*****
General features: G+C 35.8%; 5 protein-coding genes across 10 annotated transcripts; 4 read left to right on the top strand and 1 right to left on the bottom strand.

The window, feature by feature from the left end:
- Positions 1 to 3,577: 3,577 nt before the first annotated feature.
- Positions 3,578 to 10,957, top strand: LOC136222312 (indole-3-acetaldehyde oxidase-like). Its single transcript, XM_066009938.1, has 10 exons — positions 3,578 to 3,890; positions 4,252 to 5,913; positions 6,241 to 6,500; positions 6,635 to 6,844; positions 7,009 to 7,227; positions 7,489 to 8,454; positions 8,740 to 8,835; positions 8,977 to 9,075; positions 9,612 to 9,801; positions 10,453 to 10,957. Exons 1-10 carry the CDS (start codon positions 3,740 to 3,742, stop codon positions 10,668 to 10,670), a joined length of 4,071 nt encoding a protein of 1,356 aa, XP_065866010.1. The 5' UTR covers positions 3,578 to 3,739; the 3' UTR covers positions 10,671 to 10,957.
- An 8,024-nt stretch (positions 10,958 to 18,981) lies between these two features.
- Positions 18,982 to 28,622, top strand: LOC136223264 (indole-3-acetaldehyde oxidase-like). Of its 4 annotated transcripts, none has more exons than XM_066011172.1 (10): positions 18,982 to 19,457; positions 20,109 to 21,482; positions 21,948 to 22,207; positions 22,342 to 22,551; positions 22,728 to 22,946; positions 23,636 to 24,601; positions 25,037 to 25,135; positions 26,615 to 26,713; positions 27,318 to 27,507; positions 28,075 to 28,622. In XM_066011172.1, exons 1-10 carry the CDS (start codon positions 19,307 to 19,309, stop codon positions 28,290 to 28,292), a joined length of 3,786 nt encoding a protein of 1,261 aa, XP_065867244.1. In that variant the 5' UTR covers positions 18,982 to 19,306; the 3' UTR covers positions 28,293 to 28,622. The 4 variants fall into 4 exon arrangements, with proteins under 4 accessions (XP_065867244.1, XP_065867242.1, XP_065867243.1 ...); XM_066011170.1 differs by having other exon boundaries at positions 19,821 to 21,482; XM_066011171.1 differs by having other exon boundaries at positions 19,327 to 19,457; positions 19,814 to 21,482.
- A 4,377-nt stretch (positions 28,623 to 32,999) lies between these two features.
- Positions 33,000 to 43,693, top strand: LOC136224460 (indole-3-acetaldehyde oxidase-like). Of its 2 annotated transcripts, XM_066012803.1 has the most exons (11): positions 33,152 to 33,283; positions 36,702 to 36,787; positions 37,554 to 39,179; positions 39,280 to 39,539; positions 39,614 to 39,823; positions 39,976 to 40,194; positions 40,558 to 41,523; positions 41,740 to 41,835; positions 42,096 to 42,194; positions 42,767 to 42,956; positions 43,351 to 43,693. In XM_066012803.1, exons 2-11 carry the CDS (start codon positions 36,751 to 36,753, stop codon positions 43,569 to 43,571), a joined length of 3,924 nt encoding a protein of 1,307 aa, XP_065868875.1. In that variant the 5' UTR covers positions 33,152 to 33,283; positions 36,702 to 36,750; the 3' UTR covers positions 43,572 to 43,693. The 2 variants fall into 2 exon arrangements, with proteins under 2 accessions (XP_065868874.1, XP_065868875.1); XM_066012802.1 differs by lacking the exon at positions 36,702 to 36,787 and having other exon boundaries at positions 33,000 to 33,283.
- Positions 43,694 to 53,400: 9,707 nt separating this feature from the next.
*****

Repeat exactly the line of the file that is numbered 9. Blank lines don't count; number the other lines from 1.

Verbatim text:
- Positions 43,694 to 53,400: 9,707 nt separating this feature from the next.